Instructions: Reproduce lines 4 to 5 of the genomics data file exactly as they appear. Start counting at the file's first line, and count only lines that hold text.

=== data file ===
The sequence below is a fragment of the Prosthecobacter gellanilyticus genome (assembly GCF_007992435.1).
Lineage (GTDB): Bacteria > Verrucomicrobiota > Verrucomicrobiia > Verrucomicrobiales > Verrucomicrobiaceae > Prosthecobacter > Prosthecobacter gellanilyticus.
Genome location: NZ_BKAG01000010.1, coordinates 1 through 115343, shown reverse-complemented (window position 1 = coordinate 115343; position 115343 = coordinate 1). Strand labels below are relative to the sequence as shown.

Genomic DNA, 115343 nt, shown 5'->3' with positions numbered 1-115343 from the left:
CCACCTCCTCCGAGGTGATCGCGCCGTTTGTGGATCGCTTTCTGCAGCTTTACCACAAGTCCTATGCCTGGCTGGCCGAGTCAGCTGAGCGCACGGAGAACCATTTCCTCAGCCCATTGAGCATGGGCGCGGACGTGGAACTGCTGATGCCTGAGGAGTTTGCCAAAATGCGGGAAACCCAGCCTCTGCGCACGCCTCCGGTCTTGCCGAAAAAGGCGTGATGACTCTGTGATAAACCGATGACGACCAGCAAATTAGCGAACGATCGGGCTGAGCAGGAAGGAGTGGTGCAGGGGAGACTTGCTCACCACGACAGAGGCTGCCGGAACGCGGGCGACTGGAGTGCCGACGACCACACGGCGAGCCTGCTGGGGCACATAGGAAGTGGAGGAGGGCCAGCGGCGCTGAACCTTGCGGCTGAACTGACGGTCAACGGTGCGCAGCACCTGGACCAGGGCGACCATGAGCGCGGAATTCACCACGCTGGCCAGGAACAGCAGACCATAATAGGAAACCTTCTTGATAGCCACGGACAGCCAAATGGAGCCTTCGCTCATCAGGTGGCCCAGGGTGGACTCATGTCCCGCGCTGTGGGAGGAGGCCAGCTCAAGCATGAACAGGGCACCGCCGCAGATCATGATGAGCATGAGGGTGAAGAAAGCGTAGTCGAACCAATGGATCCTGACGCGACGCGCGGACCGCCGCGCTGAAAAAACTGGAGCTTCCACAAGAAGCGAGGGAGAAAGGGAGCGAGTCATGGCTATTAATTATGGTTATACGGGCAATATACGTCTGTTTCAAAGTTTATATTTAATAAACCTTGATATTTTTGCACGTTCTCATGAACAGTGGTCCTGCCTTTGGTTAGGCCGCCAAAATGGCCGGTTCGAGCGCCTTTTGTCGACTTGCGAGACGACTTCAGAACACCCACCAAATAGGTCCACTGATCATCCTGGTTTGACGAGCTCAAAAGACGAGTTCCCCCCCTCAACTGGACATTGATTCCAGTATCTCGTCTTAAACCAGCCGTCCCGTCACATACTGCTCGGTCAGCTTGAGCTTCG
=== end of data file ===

Genomic DNA, 115343 nt, shown 5'->3' with positions numbered 1-115343 from the left:
CCACCTCCTCCGAGGTGATCGCGCCGTTTGTGGATCGCTTTCTGCAGCTTTACCACAAGTCCTATGCCTGGCTGGCCGAGTCAGCTGAGCGCACGGAGAACCATTTCCTCAGCCCATTGAGCATGGGCGCGGACGTGGAACTGCTGATGCCTGAGGAGTTTGCCAAAATGCGGGAAACCCAGCCTCTGCGCACGCCTCCGGTCTTGCCGAAAAAGGCGTGATGACTCTGTGATAAACCGATGACGACCAGCAAATTAGCGAACGATCGGGCTGAGCAGGAAGGAGTGGTGCAGGGGAGACTTGCTCACCACGACAGAGGCTGCCGGAACGCGGGCGACTGGAGTGCCGACGACCACACGGCGAGCCTGCTGGGGCACATAGGAAGTGGAGGAGGGCCAGCGGCGCTGAACCTTGCGGCTGAACTGACGGTCAACGGTGCGCAGCACCTGGACCAGGGCGACCATGAGCGCGGAATTCACCACGCTGGCCAGGAACAGCAGACCATAATAGGAAACCTTCTTGATAGCCACGGACAGCCAAATGGAGCCTTCGCTCATCAGGTGGCCCAGGGTGGACTCATGTCCCGCGCTGTGGGAGGAGGCCAGCTCAAGCATGAACAGGGCACCGCCGCAGATCATGATGAGCATGAGGGTGAAGAAAGCGTAGTCGAACCAATGGATCCTGACGCGACGCGCGGACCGCCGCGCTGAAAAAACTGGAGCTTCCACAAGAAGCGAGGGAGAAAGGGAGCGAGTCATGGCTATTAATTATGGTTATACGGGCAATATACGTCTGTTTCAAAGTTTATATTTAATAAACCTTGATATTTTTGCACGTTCTCATGAACAGTGGTCCTGCCTTTGGTTAGGCCGCCAAAATGGCCGGTTCGAGCGCCTTTTGTCGACTTGCGAGACGACTTCAGAACACCCACCAAATAGGTCCACTGATCATCCTGGTTTGACGAGCTCAAAAGACGAGTTCCCCCCCTCAACTGGACATTGATTCCAGTATCTCGTCTTAAACCAGCCGTCCCGTCACATACTGCTCGGTCAGCTTGAGCTTCG